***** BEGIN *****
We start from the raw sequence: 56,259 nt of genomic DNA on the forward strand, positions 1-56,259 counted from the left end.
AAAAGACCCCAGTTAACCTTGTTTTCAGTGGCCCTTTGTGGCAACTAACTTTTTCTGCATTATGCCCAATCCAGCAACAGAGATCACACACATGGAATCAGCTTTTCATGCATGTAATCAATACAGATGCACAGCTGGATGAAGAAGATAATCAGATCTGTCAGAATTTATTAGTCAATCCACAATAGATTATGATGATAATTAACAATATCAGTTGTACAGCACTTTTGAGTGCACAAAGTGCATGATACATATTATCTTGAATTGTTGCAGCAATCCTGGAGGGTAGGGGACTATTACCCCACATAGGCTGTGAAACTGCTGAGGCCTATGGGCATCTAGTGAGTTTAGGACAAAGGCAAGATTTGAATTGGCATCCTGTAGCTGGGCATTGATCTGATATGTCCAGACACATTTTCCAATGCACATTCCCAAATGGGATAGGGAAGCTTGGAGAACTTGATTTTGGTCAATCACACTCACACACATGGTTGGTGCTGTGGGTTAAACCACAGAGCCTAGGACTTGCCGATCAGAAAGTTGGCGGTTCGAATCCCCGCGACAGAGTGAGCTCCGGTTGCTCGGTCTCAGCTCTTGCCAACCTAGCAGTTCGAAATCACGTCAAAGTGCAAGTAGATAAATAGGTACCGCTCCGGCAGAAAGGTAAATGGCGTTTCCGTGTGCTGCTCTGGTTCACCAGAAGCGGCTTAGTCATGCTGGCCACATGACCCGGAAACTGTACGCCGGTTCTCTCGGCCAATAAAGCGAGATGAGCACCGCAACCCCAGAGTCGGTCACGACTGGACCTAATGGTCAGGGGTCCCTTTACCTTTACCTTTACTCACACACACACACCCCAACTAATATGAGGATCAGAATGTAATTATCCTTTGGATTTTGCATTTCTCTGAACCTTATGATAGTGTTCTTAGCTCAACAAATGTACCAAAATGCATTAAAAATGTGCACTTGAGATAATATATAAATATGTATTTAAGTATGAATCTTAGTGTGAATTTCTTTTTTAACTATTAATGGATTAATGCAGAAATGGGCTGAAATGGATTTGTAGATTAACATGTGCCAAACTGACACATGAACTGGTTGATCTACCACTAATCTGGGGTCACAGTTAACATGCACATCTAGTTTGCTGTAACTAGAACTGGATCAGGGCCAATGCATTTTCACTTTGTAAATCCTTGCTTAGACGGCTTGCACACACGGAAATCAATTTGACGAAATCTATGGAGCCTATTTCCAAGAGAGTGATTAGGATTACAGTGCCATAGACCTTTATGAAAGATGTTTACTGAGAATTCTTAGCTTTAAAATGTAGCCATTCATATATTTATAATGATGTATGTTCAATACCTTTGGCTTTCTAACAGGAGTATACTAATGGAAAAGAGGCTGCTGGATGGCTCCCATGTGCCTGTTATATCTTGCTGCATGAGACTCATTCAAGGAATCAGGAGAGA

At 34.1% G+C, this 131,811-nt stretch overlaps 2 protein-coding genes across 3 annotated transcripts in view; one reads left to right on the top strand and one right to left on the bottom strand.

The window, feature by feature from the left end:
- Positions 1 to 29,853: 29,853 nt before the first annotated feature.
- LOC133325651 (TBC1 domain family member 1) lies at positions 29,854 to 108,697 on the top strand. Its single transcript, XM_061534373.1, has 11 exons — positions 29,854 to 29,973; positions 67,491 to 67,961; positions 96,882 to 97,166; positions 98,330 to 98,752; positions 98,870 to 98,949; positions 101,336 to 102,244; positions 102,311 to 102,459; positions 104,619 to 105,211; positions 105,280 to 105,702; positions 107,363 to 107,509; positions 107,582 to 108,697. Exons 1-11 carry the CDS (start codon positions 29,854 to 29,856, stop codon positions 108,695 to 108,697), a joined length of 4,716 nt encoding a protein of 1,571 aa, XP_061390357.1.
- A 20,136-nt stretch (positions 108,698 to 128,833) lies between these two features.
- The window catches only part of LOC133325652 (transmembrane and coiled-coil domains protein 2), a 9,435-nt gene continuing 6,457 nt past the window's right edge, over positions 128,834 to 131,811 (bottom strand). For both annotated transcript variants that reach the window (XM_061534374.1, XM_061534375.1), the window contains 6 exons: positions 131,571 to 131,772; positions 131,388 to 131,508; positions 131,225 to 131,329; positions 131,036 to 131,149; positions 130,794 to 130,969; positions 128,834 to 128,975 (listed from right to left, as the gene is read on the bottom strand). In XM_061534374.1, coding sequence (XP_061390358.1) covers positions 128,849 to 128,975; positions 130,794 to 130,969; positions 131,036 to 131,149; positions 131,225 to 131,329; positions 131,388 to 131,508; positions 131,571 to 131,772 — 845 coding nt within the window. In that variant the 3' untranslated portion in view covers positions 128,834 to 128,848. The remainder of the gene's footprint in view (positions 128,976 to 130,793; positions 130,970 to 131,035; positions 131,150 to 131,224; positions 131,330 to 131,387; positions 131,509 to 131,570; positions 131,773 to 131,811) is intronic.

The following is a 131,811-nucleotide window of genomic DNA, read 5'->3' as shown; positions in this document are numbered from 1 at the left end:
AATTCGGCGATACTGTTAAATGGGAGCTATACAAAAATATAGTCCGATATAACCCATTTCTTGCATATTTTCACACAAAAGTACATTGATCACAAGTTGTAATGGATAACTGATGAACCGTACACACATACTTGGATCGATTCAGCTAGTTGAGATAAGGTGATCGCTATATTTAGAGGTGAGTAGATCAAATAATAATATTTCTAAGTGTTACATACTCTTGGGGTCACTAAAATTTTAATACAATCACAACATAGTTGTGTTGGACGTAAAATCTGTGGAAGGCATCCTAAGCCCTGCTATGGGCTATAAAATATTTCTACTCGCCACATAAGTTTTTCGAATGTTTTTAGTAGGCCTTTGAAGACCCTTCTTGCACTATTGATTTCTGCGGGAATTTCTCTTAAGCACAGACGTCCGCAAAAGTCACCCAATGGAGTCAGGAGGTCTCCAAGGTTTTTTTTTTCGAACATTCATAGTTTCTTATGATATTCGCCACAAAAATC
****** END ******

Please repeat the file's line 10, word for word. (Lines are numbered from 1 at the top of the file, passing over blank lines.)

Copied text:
AATTCGGCGATACTGTTAAATGGGAGCTATACAAAAATATAGTCCGATATAACCCATTTCTTGCATATTTTCACACAAAAGTACATTGATCACAAGTTGTAATGGATAACTGATGAACCGTACACACATACTTGGATCGATTCAGCTAGTTGAGATAAGGTGATCGCTATATTTAGAGGTGAGTAGATCAAATAATAATATTTCTAAGTGTTACATACTCTTGGGGTCACTAAAATTTTAATACAATCACAACATAGTTGTGTTGGACGTAAAATCTGTGGAAGGCATCCTAAGCCCTGCTATGGGCTATAAAATATTTCTACTCGCCACATAAGTTTTTCGAATGTTTTTAGTAGGCCTTTGAAGACCCTTCTTGCACTATTGATTTCTGCGGGAATTTCTCTTAAGCACAGACGTCCGCAAAAGTCACCCAATGGAGTCAGGAGGTCTCCAAGGTTTTTTTTTTCGAACATTCATAGTTTCTTATGATATTCGCCACAAAAATC